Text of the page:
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The FLOSS Weekly podcast did an interesting interview with the guy who created the Arduino, and it's certainly not aimed at us microcontroller geeks. It was originally aimed at art students, who were otherwise running a complete laptop with Windows, etc. to flash a few lights on their art installation projects. The intent was to create something easy to use and that cost less than a pizza. Have a listen at http://twit.tv/floss61 for more.

Sean.

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I started learnt very basic AVR assembly at college. Then tried the arduino. Now we're learning "proper" c at college!

I liked the arduino because i just couldnt break through the barrier of the AVR data sheet. Now i have better understanding, i've left the arduino behind. Having said that there seams to be alot of librarys availible for complex stuff that I'm really stuck on atm like using 433 tranciever modules!

At the end of the day, it allowed me to get started with more intresting (and complex) stuff keeping my intrest there! I think its a good idea, just not my prefrence!

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The Arduino is huge.

I'm an engineer and I work with a lot of artists/MacBook-crowd and every single one of them knows about the Arduino. They teach it in all the art colleges that I know of and it has replaced laptops as the method for "just switching a light on and off".

I'm absolutely kicking myself that I didn't invent it first!

You have to remember that we are the 1% of people who anything about such tech, the rest of the people don't (or don't want to) know how it works at a low level and the Arduino is absolutely sufficient for their needs.

I'm pretty happy that they're learning C(ish) as well. :)

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My purpose for using the Arduino is simply to jump over the "complexity-barrier-to-entry" that daunts many of us when it comes to working directly with chips, controllers, etc. I have some digital circuitry experience, and 27 years of programming experience, but I want to prototype something rapidly, get a patent for something I have an idea for, and THEN I can either spend the time and effort to build it out in mass-reproducible form (lowest cost, proper design), OR, if it seems like it's really going to be a money maker, and I can find investors, I just pay some super hardware/software engineer to build it all for me, duplicating the functionality of the prototype and properly engineering what I wanted to build in the first place. So, prototyping tools like the Arduino have their place. Plus, if I'm some artsy fartsy hacker type who wants to do some cool stuff for Burning Man, then I don't give a crap about C and learning the details of the controller. I just want to get stuff done! That's what the Arduino is good for. It opens up doors for people who would otherwise not even think about knocking on them.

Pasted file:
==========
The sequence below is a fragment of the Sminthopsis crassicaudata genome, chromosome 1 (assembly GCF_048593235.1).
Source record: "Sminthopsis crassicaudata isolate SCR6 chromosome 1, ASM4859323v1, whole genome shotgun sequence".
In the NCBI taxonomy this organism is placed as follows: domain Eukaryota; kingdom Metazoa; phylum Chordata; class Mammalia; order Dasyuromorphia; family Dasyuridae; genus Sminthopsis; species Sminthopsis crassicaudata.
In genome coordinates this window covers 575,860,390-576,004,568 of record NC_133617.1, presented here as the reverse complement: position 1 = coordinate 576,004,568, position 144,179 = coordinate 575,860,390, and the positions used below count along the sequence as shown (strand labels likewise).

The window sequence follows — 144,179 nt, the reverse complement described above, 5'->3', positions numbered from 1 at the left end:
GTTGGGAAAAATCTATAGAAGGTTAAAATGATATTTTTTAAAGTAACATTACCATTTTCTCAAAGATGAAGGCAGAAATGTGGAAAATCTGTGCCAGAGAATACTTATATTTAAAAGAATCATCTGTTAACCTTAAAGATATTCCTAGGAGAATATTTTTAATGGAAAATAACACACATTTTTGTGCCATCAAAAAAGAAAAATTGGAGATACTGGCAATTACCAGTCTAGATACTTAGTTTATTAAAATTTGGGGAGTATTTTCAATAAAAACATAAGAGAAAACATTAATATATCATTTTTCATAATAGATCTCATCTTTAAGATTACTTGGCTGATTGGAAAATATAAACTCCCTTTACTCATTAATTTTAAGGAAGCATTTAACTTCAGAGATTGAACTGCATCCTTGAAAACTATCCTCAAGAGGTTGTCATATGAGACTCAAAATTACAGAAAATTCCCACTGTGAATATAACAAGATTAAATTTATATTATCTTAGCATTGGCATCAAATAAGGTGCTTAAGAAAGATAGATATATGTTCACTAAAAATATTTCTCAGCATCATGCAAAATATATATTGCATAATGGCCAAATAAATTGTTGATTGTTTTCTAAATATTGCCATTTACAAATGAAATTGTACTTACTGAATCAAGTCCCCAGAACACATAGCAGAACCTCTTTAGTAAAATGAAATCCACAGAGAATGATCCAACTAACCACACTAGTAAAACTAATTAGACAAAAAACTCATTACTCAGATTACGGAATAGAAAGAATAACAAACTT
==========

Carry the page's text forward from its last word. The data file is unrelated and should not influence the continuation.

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At any rate: H-EEEEEEELLLLLLPPPPP!!!! Ive tried "at least" 5 LCD libraries designed for AVR and not one.. let me repeat that... NOT ONE.. matches the Arduino LCD library. THEY ALL "ASSUME" incorrectly that im using a 16x2 or 20x2 lcd.. Im using a 20x4 LCD for christs sakes!

THEREFORE...

CAN SOMEBDOY PLEASE HELP ME to: port / translate / carry / lob / heave / whatever... the ARDUINO libraries over to AVR.. and not vice-versa. Why would I want the opposite if in Arduino im limited to only a few chips???

Any

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Based on this and your other posts, I suggest:
Newbie? Start Here!
https://www.avrfreaks.net/index.p...

This might help you to learn how questions are usually asked here and improve the chances of your getting some help, if that is in fact your goal.

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Can somebody help me translate the arduino libraries so I can use them in avr?

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If you need a PCB to mount a Tiny24 (and have a few convenient connections), please have a look at "Free Tiny24 PCBs"

<º))))><

I am only one lab accident away from becoming a super villain.

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Quote:

Can somebody help me translate the arduino libraries so I can use them in avr?

They are written for AVR already - what are you talking about?

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wlewis and Dren both hijacking an old thread with new topics? What is going on?

wlewis wrote:
Can somebody help me translate the arduino libraries so I can use them in avr?
You should start a new thread on LCDs and/or Arduino libraries. If you need a library for LCDs and aren't using an Arduino, then you don't need the Arduino libraries. If you are using the Arduino then you don't need to 'translate' them. What are you trying to accomplish?

Dren wrote:
If you need a PCB to mount a Tiny24 (and have a few convenient connections), please have a look at "Free Tiny24 PCBs"
Please explain your comment. What does this have to do with Arduino? What are you trying to accomplish here?

Smiley

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Sorry guys I had no intention to hijack. I just meant that if someone wanted to use a pre-made circuit, just because they needed to mount a device, there's a free solution.

Does your company sell the Arduino by the way ?

<º))))><

I am only one lab accident away from becoming a super villain.